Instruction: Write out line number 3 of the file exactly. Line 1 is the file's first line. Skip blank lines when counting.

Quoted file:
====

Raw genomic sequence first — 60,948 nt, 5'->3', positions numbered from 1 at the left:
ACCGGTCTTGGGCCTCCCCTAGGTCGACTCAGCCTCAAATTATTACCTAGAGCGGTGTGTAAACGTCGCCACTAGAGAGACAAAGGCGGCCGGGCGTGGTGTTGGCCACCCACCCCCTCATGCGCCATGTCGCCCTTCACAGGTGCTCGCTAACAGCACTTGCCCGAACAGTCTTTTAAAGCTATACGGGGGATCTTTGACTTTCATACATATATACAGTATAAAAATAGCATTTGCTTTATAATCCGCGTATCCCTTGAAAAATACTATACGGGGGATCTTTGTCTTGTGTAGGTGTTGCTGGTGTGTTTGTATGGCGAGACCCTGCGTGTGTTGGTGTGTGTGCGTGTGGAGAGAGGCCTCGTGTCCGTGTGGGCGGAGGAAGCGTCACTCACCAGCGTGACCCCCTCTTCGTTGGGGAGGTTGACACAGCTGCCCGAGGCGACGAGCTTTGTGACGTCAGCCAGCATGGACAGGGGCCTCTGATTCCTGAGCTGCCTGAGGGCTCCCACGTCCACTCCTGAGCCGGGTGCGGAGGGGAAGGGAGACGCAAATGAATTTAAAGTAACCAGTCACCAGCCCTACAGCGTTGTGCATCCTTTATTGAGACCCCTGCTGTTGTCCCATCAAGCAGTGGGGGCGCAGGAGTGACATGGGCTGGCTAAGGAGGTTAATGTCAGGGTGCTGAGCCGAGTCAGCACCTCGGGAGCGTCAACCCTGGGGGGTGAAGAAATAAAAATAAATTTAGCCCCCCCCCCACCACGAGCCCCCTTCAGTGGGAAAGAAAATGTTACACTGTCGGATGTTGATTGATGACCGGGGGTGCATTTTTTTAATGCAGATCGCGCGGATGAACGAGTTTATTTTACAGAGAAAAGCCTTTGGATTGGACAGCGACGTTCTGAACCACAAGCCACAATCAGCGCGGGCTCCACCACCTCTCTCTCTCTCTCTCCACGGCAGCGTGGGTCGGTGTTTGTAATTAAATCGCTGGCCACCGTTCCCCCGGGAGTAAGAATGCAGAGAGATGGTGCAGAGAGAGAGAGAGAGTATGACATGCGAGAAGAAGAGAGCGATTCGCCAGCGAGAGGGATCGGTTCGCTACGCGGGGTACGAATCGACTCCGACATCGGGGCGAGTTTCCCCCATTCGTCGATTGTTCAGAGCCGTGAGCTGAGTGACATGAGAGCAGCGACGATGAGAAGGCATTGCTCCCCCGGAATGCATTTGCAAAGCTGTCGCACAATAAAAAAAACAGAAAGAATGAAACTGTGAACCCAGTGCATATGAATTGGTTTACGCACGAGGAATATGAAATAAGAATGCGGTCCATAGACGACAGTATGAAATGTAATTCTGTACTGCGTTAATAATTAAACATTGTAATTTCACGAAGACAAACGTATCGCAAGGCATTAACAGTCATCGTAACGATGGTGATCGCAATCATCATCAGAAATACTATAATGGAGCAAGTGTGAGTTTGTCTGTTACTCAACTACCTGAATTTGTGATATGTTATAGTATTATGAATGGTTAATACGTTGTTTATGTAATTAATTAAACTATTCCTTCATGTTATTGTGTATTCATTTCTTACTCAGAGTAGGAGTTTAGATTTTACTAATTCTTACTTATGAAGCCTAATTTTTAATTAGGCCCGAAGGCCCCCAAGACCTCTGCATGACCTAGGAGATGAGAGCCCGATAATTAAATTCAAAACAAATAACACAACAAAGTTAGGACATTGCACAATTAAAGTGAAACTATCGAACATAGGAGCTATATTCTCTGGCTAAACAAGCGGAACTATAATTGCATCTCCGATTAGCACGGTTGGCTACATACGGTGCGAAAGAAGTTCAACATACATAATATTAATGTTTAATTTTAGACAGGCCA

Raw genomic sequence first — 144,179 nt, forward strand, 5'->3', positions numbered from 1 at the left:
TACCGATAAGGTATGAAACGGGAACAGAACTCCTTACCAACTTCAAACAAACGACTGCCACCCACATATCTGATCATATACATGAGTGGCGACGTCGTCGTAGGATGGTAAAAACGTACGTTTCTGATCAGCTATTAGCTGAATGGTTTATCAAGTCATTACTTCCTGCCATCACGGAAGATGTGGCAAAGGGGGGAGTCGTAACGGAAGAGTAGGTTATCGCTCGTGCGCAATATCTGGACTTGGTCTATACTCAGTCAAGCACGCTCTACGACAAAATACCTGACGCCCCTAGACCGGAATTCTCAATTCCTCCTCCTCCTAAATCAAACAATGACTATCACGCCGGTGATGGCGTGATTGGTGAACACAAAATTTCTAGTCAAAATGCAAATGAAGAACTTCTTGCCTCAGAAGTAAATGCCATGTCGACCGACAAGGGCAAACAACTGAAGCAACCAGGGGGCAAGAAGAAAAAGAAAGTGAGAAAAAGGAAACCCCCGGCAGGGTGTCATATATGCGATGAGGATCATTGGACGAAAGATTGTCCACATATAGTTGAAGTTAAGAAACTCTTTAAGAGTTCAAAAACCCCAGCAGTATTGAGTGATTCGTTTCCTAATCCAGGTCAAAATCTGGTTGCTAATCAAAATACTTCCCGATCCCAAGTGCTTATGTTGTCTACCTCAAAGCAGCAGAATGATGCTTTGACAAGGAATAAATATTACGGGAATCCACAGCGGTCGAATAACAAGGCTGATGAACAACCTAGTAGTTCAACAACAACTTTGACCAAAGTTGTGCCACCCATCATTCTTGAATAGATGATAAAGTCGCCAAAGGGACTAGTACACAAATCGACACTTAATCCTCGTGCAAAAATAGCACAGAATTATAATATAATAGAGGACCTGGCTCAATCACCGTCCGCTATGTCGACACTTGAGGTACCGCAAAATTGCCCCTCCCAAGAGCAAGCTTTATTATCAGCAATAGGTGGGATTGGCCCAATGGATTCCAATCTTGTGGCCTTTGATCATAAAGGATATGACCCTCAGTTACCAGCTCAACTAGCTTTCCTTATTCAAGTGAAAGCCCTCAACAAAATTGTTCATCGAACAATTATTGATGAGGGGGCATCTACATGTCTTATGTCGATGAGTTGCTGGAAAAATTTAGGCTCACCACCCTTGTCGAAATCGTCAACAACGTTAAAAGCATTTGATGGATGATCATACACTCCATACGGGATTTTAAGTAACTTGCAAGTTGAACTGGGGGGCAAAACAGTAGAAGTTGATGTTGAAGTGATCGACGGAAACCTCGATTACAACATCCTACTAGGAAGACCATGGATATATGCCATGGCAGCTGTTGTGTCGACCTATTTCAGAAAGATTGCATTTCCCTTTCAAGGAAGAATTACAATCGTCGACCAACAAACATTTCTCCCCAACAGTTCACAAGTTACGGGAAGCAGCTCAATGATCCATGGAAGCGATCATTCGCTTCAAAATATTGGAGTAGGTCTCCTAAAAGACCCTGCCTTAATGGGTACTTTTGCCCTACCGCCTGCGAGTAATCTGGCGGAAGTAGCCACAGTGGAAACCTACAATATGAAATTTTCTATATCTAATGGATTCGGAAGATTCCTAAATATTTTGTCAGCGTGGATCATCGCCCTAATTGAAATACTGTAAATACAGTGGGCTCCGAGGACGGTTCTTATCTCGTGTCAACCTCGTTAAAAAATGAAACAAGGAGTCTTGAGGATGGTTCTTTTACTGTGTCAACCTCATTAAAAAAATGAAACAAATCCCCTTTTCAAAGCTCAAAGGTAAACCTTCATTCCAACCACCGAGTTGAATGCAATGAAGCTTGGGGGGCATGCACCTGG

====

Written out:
Raw genomic sequence first — 144,179 nt, forward strand, 5'->3', positions numbered from 1 at the left: